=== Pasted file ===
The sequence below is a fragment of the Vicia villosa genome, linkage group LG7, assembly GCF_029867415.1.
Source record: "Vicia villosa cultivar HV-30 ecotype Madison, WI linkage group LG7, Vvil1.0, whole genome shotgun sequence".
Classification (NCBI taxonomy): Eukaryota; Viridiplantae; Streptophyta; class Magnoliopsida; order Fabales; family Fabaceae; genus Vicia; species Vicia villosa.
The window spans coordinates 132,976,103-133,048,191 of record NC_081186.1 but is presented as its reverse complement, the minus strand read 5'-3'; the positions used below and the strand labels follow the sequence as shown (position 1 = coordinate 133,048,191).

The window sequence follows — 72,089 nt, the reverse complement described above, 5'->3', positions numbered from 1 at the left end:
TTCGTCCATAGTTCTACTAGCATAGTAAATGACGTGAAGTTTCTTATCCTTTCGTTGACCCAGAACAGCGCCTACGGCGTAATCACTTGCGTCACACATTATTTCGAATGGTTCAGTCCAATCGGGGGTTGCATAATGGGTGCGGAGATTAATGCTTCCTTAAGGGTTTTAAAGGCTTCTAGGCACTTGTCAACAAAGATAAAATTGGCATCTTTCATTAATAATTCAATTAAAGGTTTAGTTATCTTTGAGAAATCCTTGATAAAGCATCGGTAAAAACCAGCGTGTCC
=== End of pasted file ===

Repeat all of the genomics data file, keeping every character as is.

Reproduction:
The sequence below is a fragment of the Vicia villosa genome, linkage group LG7, assembly GCF_029867415.1.
Source record: "Vicia villosa cultivar HV-30 ecotype Madison, WI linkage group LG7, Vvil1.0, whole genome shotgun sequence".
Classification (NCBI taxonomy): Eukaryota; Viridiplantae; Streptophyta; class Magnoliopsida; order Fabales; family Fabaceae; genus Vicia; species Vicia villosa.
The window spans coordinates 132,976,103-133,048,191 of record NC_081186.1 but is presented as its reverse complement, the minus strand read 5'-3'; the positions used below and the strand labels follow the sequence as shown (position 1 = coordinate 133,048,191).

The window sequence follows — 72,089 nt, the reverse complement described above, 5'->3', positions numbered from 1 at the left end:
TTCGTCCATAGTTCTACTAGCATAGTAAATGACGTGAAGTTTCTTATCCTTTCGTTGACCCAGAACAGCGCCTACGGCGTAATCACTTGCGTCACACATTATTTCGAATGGTTCAGTCCAATCGGGGGTTGCATAATGGGTGCGGAGATTAATGCTTCCTTAAGGGTTTTAAAGGCTTCTAGGCACTTGTCAACAAAGATAAAATTGGCATCTTTCATTAATAATTCAATTAAAGGTTTAGTTATCTTTGAGAAATCCTTGATAAAGCATCGGTAAAAACCAGCGTGTCC